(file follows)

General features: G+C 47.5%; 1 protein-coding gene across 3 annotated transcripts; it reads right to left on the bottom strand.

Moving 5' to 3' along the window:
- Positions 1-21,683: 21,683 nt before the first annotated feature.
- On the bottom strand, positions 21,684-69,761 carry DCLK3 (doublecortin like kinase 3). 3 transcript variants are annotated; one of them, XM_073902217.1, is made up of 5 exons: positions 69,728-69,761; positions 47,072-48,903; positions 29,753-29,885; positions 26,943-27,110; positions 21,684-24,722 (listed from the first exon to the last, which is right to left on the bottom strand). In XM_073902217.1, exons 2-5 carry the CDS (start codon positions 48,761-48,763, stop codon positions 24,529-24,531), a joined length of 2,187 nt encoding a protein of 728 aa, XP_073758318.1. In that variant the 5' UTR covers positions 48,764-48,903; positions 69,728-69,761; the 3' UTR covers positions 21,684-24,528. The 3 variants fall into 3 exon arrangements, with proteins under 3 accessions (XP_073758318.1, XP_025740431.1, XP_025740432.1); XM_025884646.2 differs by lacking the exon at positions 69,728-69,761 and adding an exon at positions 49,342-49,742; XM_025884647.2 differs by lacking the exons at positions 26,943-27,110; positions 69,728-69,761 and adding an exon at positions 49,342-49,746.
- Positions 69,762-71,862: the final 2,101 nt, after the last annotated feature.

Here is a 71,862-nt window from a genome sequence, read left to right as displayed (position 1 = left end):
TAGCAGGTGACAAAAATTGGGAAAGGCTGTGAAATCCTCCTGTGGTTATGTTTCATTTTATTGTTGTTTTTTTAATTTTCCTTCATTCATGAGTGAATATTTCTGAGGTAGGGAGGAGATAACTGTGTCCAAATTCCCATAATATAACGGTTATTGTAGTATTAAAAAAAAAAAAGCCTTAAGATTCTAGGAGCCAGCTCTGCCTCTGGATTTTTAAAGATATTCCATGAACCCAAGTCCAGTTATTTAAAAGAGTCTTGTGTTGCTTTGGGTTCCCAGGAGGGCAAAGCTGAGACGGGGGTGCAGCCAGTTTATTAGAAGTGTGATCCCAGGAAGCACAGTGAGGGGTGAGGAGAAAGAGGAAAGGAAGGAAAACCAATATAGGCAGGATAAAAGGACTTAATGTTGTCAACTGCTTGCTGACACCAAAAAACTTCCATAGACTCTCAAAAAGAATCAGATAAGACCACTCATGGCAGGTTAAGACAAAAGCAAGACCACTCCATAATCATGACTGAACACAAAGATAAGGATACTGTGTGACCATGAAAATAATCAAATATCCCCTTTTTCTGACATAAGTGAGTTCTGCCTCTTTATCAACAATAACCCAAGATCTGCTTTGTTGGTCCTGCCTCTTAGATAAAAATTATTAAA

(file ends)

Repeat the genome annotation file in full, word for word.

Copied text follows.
General features: G+C 47.5%; 1 protein-coding gene across 3 annotated transcripts; it reads right to left on the bottom strand.

Moving 5' to 3' along the window:
- Positions 1-21,683: 21,683 nt before the first annotated feature.
- On the bottom strand, positions 21,684-69,761 carry DCLK3 (doublecortin like kinase 3). 3 transcript variants are annotated; one of them, XM_073902217.1, is made up of 5 exons: positions 69,728-69,761; positions 47,072-48,903; positions 29,753-29,885; positions 26,943-27,110; positions 21,684-24,722 (listed from the first exon to the last, which is right to left on the bottom strand). In XM_073902217.1, exons 2-5 carry the CDS (start codon positions 48,761-48,763, stop codon positions 24,529-24,531), a joined length of 2,187 nt encoding a protein of 728 aa, XP_073758318.1. In that variant the 5' UTR covers positions 48,764-48,903; positions 69,728-69,761; the 3' UTR covers positions 21,684-24,528. The 3 variants fall into 3 exon arrangements, with proteins under 3 accessions (XP_073758318.1, XP_025740431.1, XP_025740432.1); XM_025884646.2 differs by lacking the exon at positions 69,728-69,761 and adding an exon at positions 49,342-49,742; XM_025884647.2 differs by lacking the exons at positions 26,943-27,110; positions 69,728-69,761 and adding an exon at positions 49,342-49,746.
- Positions 69,762-71,862: the final 2,101 nt, after the last annotated feature.

Here is a 71,862-nt window from a genome sequence, read left to right as displayed (position 1 = left end):
TAGCAGGTGACAAAAATTGGGAAAGGCTGTGAAATCCTCCTGTGGTTATGTTTCATTTTATTGTTGTTTTTTTAATTTTCCTTCATTCATGAGTGAATATTTCTGAGGTAGGGAGGAGATAACTGTGTCCAAATTCCCATAATATAACGGTTATTGTAGTATTAAAAAAAAAAAAGCCTTAAGATTCTAGGAGCCAGCTCTGCCTCTGGATTTTTAAAGATATTCCATGAACCCAAGTCCAGTTATTTAAAAGAGTCTTGTGTTGCTTTGGGTTCCCAGGAGGGCAAAGCTGAGACGGGGGTGCAGCCAGTTTATTAGAAGTGTGATCCCAGGAAGCACAGTGAGGGGTGAGGAGAAAGAGGAAAGGAAGGAAAACCAATATAGGCAGGATAAAAGGACTTAATGTTGTCAACTGCTTGCTGACACCAAAAAACTTCCATAGACTCTCAAAAAGAATCAGATAAGACCACTCATGGCAGGTTAAGACAAAAGCAAGACCACTCCATAATCATGACTGAACACAAAGATAAGGATACTGTGTGACCATGAAAATAATCAAATATCCCCTTTTTCTGACATAAGTGAGTTCTGCCTCTTTATCAACAATAACCCAAGATCTGCTTTGTTGGTCCTGCCTCTTAGATAAAAATTATTAAA